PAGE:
I-Team: Notorious Transit Thief Darius McCollum Declares He's 'Retired,' Wants to Be Released - NBC New York
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I-Team: Notorious Transit Thief Darius McCollum Declares He's 'Retired,' Wants to Be Released

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    NEWSLETTERS

    Transit Impostor Says He's Done, Wants to Return to Society

    After more than 30 years impersonating employees and taking subways and buses for joyrides, NYC’s notorious transit thief says he’s officially retired. The I-Team's Sarah Wallace reports. (Published Wednesday, May 16, 2018)

    What to Know

    • Darius McCollum, 52, has been arrested 30 times for stealing buses and trains in New York City since he was 15

    • The autistic man is obsessed with buses and trains; he befriended engineers and pilots and started hanging around the subway system as a kid

    • McCollum is hoping a Brooklyn judge can be convinced he's not a danger to the community and he should be released from jail with support

    After more than 30 years impersonating employees and taking subways and buses for joyrides, New York City’s notorious transit thief says he’s officially "retired."

    In an exclusive jailhouse interview with the I-Team , 53 year-old Darius McCollum said he is hoping a Brooklyn Judge can be convinced the serial thief is not a danger to the community and should be released with support services.

    “I still need help,” he said, “and locking me up and throwing away the key is not the answer.”

    McCollum, who has a form of autism, has been obsessed with mass transit since he was a child. He was last arrested in 2015 for stealing an empty Greyhound bus. He has never hurt anyone or caused damage, but because he was a repeat offender, McCollum faced a possible life prison term.

    Notorious NYC Transit Thief Darius McCollum: 'It's Like I'm Drawn In'

    [NY] Notorious NYC Transit Thief Darius McCollum: 'It's Like I'm Drawn In'
    In his first TV interview ever, McCollum told the I-Team’s Sarah Wallace that he wished he could stop stealing vehicles but does so compulsively. Sarah Wallace Reports.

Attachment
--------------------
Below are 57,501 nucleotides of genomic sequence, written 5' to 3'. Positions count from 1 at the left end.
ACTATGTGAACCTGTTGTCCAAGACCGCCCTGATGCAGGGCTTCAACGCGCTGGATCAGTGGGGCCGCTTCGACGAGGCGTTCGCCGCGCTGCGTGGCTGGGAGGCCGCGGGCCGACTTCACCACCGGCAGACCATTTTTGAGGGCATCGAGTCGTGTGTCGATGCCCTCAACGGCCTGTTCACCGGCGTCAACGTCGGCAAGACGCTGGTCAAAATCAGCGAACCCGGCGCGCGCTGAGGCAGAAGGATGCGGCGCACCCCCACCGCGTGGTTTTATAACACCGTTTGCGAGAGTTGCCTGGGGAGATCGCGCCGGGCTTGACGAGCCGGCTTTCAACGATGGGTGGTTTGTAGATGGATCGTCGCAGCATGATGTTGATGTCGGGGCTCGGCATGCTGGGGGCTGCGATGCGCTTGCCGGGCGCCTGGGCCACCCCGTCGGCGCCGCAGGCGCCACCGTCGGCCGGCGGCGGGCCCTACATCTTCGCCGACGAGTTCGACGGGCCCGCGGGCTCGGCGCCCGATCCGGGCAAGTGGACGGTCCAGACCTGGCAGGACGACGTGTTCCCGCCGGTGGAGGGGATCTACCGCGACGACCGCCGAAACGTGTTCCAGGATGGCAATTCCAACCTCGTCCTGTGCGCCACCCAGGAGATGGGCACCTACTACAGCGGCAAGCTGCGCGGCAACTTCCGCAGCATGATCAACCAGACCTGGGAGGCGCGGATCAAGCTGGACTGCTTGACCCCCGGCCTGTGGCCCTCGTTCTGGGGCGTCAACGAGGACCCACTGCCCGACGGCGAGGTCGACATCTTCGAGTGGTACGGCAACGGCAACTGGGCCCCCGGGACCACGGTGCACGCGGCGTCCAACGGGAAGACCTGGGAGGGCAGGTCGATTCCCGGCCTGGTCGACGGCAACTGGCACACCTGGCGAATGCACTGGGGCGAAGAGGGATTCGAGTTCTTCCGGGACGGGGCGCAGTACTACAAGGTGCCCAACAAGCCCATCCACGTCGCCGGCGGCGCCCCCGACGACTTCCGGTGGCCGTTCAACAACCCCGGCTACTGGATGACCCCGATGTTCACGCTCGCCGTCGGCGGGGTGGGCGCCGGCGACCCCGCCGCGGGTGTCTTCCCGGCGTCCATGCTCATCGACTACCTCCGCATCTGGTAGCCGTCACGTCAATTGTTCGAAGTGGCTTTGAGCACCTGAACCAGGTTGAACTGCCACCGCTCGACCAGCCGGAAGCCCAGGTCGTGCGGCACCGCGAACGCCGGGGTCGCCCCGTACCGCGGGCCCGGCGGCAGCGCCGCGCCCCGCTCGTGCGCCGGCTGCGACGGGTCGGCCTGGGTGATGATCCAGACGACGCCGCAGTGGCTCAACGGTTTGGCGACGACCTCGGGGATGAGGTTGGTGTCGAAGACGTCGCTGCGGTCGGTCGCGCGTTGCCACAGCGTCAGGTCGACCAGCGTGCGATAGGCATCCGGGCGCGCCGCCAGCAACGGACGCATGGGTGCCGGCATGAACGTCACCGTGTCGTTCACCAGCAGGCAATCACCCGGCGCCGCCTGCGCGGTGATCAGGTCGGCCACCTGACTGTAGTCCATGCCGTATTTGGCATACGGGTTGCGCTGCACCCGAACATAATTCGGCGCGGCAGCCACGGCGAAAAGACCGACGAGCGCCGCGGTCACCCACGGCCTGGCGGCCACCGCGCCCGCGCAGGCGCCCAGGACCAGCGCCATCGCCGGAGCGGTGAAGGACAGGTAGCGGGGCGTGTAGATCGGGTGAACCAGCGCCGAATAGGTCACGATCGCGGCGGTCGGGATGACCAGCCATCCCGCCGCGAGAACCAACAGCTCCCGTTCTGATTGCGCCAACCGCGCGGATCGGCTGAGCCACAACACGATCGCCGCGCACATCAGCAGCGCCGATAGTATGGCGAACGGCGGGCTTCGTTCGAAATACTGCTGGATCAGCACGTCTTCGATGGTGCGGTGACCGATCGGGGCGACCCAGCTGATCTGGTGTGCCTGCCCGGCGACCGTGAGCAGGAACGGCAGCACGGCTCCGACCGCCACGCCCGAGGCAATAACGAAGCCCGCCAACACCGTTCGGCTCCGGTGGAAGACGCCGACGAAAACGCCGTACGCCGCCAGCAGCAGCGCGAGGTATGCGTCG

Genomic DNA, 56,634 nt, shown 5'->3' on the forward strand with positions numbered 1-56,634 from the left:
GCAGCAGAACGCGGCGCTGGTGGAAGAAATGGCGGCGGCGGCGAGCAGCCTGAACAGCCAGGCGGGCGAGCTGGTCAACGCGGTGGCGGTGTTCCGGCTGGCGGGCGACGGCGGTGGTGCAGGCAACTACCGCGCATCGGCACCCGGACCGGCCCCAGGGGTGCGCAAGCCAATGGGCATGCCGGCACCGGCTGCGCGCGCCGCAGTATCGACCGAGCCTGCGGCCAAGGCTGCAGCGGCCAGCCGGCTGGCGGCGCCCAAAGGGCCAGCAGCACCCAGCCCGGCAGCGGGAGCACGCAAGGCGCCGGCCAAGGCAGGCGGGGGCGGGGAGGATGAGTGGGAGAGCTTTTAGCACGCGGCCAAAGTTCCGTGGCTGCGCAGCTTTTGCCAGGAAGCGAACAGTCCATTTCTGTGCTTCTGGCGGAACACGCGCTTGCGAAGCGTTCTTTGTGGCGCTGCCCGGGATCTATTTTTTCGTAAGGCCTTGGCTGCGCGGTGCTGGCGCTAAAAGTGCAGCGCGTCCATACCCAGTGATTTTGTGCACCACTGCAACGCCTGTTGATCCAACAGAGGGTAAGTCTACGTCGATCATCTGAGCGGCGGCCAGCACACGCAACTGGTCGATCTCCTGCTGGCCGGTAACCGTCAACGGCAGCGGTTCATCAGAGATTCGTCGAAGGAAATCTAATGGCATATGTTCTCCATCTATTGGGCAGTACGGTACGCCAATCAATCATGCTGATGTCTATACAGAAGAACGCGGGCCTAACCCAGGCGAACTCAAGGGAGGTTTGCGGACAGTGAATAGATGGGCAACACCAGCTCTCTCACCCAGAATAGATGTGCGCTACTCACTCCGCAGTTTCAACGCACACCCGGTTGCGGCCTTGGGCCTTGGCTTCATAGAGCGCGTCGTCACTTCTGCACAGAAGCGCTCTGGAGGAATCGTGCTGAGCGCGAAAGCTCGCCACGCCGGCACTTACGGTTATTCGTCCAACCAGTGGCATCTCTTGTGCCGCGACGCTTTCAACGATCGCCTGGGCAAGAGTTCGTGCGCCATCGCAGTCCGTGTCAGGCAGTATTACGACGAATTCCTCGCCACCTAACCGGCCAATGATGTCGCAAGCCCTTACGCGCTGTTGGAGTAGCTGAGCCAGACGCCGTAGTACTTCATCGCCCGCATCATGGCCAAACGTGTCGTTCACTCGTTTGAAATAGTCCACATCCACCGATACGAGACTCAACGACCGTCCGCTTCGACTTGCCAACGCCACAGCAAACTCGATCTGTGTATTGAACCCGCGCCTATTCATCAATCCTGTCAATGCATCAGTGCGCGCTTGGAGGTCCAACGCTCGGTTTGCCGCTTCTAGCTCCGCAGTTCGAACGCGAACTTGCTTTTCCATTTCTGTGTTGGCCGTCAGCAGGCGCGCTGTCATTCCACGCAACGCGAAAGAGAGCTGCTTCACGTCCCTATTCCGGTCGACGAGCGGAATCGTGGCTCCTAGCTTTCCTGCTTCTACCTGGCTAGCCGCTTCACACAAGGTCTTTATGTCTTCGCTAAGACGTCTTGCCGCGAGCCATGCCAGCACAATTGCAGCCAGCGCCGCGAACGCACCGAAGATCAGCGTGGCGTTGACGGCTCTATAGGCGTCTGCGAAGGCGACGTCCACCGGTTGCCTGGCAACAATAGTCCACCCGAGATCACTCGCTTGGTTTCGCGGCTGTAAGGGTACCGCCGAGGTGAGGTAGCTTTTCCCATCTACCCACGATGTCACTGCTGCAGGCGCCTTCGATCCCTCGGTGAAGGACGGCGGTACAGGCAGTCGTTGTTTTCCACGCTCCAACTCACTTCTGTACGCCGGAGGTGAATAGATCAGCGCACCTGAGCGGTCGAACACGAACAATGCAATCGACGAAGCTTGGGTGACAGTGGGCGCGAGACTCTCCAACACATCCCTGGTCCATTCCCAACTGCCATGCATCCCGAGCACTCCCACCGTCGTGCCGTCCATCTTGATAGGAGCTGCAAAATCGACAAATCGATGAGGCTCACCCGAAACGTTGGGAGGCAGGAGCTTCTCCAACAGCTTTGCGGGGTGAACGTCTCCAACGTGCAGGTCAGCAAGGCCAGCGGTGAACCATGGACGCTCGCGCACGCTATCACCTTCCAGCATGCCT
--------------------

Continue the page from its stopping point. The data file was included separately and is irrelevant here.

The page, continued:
(Published Thursday, Feb. 11, 2016)

    In January, right before his trial, McCollum pleaded not guilty by reason of a mental disease or defect. He was ordered to Kirby Psychiatric Hospital on Wards Island. Kirby has housed some of New York City’s most infamous and violent criminal patients, including the so-called cannibal killer and the Upper East Side butcher.

    The Brooklyn DA’s office has repeatedly argued McCollum is dangerously mentally ill and a menace to society.

    “I know for a fact I’m not dangerously mentally ill,” said McCollum, adding: “I’ve never had any doctors say I’m dangerous.”

    Two psychiatrists with the State Office of Mental Health recently examined McCollum and agreed he is not dangerously mentally ill or mentally ill under the law. The doctors recommended he be released into the community with supervision and services. The DA’s office is fighting that recommendation.

    Sally Butler, McCollum’s attorney, argued in court last month that her client had been threatened by patients and staff at Kirby. She requested McCollum be moved back to Rikers for safety reasons and Justice Ruth Shillingford granted that request.

    Later this month, Justice Shillingford will hold a hearing on McCollum’s future. Should he be stay in a restrictive mental institution or be moved into a community environment with monitoring?

    NYC Tries to Recover Money Made From Transit Thief's Film

    [NY] NYC Tries to Recover Money Made From Transit Thief's Film
    To Hollywood, a transit impostor with a long history of posing as a New York City subway worker driving trains is rich material for a movie. But to transit officials, Darius McCollum is a criminal who shouldn't profit off his behavior. The MTA said Monday that it will use the state's Son of Sam law to try to recoup any money he makes off a feature film in development about his life. Sarah Wallace reports.
    (Published Monday, March 21, 2016)

    McCollum promised that if he is released with support services, he won’t be stealing any more trains or buses.

    “I’ve done too much as it is. “It’s time to move on. I don’t feel like doing those things because it puts people in jeopardy,” he said. He added, “I don’t have a pension but I’m retired.”

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